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Day 8

Wolverine Creek to the Upper Gulch
Saying Goodbye to the Escalante

And then there were eight...

Friday, May 4   As we had hiked into the canyons last Sunday, I think it was John who first made the suggestion that we reconsider the timing of our car shuttle. (Everyone hates to even suggest a change in plans to me, because they all know how much I have invested in the planning. John must have drawn the short straw.) Originally, our plan called for using the shuttle vehicle to hold our food/fuel cache for the last two days of the trip, as we moved past it into the Upper Gulch. Then, when we returned to the vehicle on Sunday morning, we would use it as the shuttle vehicle to take the drivers down to the Wolverine Creek trailhead, where we had started this trip. I think the thought must have crossed everyone's mind as we crossed the sandy wash road that forms the upper stretch of Horse canyon: what happens if it rains while we are in the backcountry, and we try to get down there on Sunday morning, and find that we cannot get to the vehicles because of mud, etc? Or worse, what happens if we can't get the vehicles out? A lot of folks had planes to catch on Monday morning, and such would mess up a lot of schedules.

The suggestion had been: when we got to the food cache/shuttle, to run the car shuttle today (Friday), so that if it did rain while we were up in the Upper Gulch, we would have all the vehicles back on paved road. At least, if we considered this plan, we would have, theoretically, two chances to get the vehicles rather than one (Friday morning and Sunday noon time). Of course, there was a downside to this: it would mean that the drivers, and whoever remained with the driver's packs at the Burr Trail crossing of The Gulch would be behind the main party headed up canyon by probably 2.5 hours, and it would also mean a stronger incursion of civilization into the week long wilderness trip of the drivers. But on this day, practicality, and threatening weather, ruled. We had woken up in the middle of the night to pee, and noticed that clouds had moved in and it had gotten a lot warmer, so these were serious clouds. Sue would later confess that she had done the same thing and was similarly concerned about the possibility of rain this morning.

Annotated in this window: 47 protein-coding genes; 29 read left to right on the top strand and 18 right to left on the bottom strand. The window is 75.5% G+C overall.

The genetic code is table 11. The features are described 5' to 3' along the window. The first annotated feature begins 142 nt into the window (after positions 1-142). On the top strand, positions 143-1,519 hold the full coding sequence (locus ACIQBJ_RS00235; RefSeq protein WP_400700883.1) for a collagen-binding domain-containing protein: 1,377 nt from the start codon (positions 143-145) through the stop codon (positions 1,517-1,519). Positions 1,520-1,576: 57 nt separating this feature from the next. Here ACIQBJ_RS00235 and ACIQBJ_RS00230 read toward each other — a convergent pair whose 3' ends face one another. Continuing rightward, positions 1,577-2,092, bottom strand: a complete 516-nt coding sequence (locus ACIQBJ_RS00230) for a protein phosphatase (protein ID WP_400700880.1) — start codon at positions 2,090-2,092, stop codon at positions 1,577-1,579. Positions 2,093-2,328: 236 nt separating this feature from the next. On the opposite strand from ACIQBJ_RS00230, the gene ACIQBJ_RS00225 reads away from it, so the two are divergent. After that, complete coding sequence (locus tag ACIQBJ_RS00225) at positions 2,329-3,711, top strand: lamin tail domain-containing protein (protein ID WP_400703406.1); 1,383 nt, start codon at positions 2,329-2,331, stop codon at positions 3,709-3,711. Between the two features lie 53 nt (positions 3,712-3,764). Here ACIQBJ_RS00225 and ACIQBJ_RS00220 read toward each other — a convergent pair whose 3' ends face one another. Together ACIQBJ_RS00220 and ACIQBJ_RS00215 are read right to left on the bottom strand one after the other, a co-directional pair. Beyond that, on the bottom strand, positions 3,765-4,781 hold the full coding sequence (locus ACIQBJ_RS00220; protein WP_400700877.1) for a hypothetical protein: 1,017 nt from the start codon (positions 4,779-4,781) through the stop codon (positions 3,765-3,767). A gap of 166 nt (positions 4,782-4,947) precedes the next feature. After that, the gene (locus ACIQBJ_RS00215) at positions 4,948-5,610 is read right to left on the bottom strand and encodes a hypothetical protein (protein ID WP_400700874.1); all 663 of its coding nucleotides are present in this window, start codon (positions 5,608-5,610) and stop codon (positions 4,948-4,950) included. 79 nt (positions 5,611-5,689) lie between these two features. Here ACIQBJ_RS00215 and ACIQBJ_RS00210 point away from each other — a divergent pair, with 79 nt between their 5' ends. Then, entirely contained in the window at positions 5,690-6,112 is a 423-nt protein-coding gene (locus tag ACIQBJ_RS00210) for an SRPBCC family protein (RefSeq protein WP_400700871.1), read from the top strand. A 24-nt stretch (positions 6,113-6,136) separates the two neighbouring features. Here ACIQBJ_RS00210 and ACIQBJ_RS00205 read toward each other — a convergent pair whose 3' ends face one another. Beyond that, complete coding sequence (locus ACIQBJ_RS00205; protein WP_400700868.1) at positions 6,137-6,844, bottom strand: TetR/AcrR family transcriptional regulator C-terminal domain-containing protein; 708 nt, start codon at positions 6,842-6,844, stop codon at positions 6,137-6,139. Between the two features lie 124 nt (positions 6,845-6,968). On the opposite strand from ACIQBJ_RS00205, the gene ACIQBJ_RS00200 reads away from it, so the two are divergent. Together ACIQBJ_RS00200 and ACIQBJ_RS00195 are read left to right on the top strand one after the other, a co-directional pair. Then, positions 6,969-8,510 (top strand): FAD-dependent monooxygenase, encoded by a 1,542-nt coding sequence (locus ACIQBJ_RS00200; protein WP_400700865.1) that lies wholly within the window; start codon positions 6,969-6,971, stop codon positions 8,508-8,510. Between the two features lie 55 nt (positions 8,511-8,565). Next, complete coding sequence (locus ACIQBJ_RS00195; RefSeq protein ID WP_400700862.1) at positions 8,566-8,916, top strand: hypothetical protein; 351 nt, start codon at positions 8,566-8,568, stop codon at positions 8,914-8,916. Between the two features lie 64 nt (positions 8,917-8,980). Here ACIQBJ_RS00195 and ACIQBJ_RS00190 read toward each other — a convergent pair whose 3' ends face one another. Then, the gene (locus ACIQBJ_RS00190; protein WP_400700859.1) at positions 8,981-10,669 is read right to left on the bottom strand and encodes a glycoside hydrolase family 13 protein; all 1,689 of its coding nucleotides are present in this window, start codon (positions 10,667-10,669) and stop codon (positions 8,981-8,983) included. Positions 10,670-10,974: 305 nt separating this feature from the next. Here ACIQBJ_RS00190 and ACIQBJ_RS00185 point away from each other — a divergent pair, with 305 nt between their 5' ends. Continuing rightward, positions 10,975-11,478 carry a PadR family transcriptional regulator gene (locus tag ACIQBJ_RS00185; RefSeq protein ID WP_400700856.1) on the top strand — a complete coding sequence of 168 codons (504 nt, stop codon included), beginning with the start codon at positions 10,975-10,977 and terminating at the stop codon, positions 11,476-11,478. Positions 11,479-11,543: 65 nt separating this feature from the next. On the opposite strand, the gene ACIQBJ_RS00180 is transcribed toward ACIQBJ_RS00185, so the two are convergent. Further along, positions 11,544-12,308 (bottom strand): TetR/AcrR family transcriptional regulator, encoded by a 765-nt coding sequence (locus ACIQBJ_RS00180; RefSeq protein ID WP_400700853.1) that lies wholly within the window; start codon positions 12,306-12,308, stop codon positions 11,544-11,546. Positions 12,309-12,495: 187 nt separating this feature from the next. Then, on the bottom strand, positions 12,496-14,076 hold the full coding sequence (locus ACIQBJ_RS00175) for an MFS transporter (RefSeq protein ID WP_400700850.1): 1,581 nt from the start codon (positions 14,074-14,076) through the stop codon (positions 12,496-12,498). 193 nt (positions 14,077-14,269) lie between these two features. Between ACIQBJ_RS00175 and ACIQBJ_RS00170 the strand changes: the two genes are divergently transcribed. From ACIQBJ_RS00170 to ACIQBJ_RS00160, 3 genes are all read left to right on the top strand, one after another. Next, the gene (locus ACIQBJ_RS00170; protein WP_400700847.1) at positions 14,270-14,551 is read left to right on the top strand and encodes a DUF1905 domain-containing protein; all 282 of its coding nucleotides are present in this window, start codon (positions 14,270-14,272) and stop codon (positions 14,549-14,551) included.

Such prompted, I guess, a 6:20 am exit from the tents, and a non-lollygagging camp breaking. It was at this point that Will indicated that his back (he had pulled some muscle yesterday morning while leaning the wrong way at breakfast) was really killing him, and he was not sure about his ability to hike very much further. His arguments yesterday that "I don't like to take pain medication because it masks the symptoms" were greeted by extreme eye-rolling by Andy, Sue and I, the chemists in the crowd. We had tried to explain to him the anti-inflammatory benefits of prescription levels of ibuprofen, but we were not sure that he really "got it." Anyway, Kim reported to me privately that he had gotten out of the tent several times last night, and he could barely move because his back was so painful. So it looked to me like this might be the end of the trip for the two of them. Will gave Kim the keys to the shuttle vehicle, a sedan, so that she could run the car shuttle while he hiked slowly up canyon.

Kim, Susie, and I pulled out of camp about 8:30, just a couple of minutes behind Sue and Andy. It was a cool morning, despite the clouds. Susie was dressed in her rain jacket, long pants and gloves. The hiking was pretty smooth, with the stream bank scrubbed clear of a lot of vegetation by the October storm. We covered the 1.8 miles from our campsite to the shuttle vehicle in 70 minutes. Again, we were probably motivated by the threat of precipitation. We unloaded the trunk of the shuttle vehicle with wind and dark clouds building, and took off to run the shuttle just a couple of minutes before 10 am. Kim was driving the shuttle vehicle, and, well, let's just say it was her first experience with desert driving in a sedan. If you have never done it, I guess you're not used to thinking about where to place your wheels so you clear rocks, don't tear up the under carriage of your car, don't crack the oil pan, etc etc. She was having a hard time running through the sand, thinking it would be better to go really slow than to go faster, which, of course, is what you don't want to do. She very graciously relinquished the wheel when I suggested that I could do a little training and have her watch while I drove us through the sand and potholes and rocks and creek to the trailhead. It is clear to me that Kim is a very quick learner, since she did superbly on the way out.

Amazingly, we were able to do the car shuttle in 1 hr 45 minutes, so were back before noon time. It was when we got out of the vehicles that Ray announced that this would be the end of the trip for him as well. Just too hard, he says, to keep up and he does not have the energy to do the exploring he likes to do after carrying a pack all day. He sorta paraphrased Chief Joseph by exclaiming: "I will backpack in the canyons no more, forever." I had to give Ray a hard time, reminding him that I had heard this all before, two years ago. But he said, no, this was it. However, he wanted to come out and see everyone and car camp with us on the next canyon trip. I think it is really hard, and will be really hard, for many of us to quit. After doing this stuff for 30 years, I think it is in my blood.